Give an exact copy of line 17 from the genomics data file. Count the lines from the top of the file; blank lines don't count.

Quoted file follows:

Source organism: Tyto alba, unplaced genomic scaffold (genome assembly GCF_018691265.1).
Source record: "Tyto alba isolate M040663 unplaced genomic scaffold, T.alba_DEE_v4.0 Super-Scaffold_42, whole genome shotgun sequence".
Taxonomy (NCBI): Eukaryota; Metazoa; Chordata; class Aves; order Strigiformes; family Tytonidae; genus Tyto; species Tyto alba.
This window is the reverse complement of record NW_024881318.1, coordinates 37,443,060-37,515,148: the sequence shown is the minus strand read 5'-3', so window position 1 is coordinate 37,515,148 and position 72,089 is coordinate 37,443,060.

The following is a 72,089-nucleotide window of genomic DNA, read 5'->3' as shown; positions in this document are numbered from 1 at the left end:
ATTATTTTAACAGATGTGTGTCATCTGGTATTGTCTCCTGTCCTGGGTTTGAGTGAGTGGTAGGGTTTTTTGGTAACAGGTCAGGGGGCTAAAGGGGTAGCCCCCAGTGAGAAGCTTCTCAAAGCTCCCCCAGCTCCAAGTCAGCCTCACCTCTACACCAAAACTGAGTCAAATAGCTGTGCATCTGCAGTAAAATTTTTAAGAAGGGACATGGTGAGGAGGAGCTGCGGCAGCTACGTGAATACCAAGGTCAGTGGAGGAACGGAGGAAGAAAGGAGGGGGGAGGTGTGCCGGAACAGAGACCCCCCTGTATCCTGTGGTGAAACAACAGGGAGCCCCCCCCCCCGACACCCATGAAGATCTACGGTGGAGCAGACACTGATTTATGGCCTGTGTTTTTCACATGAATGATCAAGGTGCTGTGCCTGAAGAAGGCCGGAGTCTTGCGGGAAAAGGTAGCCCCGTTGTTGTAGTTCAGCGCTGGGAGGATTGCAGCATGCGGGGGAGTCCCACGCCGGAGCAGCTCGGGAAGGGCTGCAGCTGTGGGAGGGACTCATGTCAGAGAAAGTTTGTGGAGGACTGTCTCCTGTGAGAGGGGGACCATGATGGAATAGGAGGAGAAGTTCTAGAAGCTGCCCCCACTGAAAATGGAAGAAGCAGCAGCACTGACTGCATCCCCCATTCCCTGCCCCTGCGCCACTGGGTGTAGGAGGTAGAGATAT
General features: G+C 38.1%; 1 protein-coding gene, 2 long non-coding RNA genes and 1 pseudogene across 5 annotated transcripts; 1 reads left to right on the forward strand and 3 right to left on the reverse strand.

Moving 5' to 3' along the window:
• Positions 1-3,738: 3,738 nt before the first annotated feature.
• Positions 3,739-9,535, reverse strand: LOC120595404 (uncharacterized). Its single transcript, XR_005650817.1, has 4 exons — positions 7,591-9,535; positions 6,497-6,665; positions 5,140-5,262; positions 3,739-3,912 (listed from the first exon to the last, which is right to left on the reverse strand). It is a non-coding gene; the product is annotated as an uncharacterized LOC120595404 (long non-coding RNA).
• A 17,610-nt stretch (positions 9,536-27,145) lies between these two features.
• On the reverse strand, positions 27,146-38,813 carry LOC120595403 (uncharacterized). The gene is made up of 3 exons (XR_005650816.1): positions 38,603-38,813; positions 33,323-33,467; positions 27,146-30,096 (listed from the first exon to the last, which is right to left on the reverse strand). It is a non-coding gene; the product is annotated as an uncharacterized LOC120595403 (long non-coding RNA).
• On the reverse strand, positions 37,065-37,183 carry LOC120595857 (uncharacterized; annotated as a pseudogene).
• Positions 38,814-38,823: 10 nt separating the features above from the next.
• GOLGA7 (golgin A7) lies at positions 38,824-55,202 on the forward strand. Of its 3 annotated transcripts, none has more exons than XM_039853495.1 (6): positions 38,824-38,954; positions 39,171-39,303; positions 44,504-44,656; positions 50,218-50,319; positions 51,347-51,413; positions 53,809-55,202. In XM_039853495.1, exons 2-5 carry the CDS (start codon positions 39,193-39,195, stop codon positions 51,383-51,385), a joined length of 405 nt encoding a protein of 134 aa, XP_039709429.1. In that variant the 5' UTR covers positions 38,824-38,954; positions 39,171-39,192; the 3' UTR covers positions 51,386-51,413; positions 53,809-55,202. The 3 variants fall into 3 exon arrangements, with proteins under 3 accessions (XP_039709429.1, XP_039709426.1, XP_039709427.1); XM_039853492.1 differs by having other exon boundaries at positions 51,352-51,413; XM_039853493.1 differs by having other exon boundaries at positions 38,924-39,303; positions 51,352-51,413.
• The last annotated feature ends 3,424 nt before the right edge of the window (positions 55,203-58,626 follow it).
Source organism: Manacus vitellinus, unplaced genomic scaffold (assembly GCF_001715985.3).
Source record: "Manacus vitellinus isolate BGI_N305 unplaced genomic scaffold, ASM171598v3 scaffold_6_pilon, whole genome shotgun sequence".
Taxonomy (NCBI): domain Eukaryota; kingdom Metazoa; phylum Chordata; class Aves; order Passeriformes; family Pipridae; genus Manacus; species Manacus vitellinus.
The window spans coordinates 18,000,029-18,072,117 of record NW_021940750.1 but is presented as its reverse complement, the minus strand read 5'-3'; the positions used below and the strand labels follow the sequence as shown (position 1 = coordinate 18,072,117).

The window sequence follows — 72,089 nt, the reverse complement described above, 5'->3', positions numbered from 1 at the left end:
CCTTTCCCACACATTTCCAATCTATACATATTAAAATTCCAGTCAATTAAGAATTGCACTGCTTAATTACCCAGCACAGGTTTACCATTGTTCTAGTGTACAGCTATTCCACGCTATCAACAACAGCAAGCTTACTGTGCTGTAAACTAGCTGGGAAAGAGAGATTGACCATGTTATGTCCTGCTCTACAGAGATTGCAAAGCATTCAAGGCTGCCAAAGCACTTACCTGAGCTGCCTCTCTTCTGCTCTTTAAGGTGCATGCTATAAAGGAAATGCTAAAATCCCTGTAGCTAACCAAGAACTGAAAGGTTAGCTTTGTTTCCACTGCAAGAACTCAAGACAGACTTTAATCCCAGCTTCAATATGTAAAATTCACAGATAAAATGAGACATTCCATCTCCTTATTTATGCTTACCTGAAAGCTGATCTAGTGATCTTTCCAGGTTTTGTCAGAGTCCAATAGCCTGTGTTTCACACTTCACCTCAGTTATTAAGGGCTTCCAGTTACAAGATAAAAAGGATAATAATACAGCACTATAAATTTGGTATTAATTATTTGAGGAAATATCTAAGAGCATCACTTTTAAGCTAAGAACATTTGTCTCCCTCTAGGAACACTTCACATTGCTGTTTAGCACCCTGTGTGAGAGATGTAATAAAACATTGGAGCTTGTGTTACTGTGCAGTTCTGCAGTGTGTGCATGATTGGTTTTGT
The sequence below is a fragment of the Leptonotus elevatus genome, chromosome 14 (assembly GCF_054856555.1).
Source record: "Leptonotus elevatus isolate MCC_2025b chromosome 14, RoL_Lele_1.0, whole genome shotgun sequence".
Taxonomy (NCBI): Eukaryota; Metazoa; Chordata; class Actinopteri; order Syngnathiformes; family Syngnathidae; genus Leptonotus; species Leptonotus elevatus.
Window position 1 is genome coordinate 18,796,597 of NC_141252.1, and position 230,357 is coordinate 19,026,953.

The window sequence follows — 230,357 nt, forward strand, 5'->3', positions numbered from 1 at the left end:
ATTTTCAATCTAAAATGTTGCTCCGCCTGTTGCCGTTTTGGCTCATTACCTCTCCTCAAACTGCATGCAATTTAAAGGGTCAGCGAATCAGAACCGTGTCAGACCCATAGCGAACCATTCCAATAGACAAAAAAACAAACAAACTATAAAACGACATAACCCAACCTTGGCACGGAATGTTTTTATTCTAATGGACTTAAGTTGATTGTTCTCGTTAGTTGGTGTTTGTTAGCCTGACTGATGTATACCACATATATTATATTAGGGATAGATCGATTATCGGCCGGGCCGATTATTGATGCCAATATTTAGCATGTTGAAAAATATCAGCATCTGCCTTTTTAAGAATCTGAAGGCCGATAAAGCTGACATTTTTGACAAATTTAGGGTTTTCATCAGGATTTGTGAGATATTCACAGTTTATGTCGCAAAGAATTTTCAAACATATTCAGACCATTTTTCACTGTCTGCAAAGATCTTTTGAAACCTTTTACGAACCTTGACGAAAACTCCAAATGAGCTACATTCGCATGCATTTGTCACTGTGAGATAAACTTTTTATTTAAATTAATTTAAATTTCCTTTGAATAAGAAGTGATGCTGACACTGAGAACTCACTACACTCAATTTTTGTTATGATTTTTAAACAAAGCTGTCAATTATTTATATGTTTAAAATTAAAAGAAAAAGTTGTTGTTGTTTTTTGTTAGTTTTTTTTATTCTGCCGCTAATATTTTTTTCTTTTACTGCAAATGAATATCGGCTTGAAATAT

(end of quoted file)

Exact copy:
Source organism: Manacus vitellinus, unplaced genomic scaffold (assembly GCF_001715985.3).